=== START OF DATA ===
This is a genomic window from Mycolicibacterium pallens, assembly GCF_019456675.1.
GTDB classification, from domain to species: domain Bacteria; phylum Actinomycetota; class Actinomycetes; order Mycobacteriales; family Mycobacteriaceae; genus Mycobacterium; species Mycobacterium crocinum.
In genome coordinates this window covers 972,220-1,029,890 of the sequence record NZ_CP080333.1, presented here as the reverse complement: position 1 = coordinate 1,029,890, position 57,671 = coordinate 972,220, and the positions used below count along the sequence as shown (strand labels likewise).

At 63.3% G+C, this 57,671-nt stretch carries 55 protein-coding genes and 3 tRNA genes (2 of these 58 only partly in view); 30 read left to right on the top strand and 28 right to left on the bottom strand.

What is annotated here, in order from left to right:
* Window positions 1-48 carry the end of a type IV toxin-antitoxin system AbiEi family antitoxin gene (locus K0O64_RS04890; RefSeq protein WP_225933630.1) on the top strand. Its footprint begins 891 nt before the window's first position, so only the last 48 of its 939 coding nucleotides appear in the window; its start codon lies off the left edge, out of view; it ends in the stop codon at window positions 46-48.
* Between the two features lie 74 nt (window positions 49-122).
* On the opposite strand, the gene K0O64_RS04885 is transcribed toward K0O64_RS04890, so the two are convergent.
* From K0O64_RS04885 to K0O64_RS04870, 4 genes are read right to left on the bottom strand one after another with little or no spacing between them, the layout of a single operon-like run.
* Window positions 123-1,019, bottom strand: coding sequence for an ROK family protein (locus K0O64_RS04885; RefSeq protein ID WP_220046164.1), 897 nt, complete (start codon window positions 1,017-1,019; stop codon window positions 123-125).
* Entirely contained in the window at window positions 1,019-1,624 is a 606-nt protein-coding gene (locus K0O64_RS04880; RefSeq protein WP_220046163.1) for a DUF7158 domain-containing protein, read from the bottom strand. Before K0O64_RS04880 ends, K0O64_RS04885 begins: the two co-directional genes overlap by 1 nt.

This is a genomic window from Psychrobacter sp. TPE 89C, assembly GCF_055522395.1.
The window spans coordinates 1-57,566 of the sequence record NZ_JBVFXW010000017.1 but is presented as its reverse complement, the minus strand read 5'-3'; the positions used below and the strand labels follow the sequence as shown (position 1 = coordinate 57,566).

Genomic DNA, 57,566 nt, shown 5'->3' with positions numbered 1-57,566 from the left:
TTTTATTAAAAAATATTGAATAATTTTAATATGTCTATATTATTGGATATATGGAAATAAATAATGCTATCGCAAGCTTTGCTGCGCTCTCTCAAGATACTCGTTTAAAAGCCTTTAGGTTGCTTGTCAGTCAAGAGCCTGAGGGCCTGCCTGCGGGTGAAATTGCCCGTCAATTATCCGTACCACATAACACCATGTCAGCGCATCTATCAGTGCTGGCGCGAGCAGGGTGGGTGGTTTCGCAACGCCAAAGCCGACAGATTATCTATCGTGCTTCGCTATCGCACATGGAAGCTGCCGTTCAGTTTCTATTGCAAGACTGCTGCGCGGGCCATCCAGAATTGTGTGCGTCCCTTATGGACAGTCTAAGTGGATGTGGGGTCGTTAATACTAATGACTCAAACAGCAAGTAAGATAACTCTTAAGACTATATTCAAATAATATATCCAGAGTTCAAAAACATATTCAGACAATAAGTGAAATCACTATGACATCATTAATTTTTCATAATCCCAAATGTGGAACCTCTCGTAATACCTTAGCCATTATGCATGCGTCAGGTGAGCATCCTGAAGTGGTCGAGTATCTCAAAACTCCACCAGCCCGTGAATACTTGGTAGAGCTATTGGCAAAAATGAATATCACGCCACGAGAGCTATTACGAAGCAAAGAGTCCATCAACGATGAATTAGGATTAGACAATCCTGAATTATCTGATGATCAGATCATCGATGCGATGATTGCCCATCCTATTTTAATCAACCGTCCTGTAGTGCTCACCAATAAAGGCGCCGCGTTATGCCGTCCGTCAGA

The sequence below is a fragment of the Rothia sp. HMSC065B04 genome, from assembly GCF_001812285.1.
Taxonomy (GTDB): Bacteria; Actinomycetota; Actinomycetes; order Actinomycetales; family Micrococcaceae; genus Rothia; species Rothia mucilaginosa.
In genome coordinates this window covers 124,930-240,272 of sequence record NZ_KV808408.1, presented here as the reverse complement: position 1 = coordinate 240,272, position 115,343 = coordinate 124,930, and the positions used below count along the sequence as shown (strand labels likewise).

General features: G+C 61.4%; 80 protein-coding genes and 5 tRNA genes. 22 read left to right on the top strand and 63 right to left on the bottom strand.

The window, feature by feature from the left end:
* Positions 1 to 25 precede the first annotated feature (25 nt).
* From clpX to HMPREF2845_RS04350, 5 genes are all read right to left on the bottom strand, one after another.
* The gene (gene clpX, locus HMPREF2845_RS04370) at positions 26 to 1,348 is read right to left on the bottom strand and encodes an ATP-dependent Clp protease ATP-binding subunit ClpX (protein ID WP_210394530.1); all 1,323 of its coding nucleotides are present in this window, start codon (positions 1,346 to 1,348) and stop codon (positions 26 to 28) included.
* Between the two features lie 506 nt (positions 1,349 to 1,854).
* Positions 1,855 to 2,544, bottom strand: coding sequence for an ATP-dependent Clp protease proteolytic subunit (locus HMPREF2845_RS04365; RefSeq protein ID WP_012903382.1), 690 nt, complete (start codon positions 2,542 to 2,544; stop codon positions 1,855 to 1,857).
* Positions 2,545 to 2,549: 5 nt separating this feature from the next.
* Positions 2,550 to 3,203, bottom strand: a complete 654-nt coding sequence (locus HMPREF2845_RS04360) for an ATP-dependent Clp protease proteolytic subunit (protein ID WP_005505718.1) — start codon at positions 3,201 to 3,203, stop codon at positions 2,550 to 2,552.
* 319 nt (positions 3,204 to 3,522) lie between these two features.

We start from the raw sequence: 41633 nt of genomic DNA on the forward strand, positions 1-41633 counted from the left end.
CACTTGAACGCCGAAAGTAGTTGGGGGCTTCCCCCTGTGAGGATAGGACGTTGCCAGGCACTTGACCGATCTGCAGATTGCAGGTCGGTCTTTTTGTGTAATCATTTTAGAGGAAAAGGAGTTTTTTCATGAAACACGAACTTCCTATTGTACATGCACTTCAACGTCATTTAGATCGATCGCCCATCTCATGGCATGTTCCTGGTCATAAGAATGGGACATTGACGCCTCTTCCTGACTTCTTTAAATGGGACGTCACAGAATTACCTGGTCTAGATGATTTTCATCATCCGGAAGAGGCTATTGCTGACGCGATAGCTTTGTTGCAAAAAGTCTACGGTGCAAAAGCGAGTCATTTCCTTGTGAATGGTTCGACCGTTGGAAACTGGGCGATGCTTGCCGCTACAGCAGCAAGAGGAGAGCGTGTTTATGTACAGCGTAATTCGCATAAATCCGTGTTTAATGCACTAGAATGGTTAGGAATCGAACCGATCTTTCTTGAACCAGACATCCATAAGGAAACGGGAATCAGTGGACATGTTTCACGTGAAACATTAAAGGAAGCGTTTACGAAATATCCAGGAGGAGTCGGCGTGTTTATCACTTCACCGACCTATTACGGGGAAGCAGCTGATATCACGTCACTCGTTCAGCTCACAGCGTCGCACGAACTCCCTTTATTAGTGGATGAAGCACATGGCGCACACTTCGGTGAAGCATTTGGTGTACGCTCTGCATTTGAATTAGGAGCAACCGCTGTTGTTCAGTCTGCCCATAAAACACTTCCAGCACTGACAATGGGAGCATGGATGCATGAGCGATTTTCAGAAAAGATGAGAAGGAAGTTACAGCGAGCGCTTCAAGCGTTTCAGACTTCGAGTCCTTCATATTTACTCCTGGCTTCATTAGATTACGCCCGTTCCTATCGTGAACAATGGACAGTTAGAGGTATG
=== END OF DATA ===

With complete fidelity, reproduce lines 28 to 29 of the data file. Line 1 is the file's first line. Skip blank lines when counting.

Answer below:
* 319 nt (positions 3,204 to 3,522) lie between these two features.

We start from the raw sequence: 41633 nt of genomic DNA on the forward strand, positions 1-41633 counted from the left end.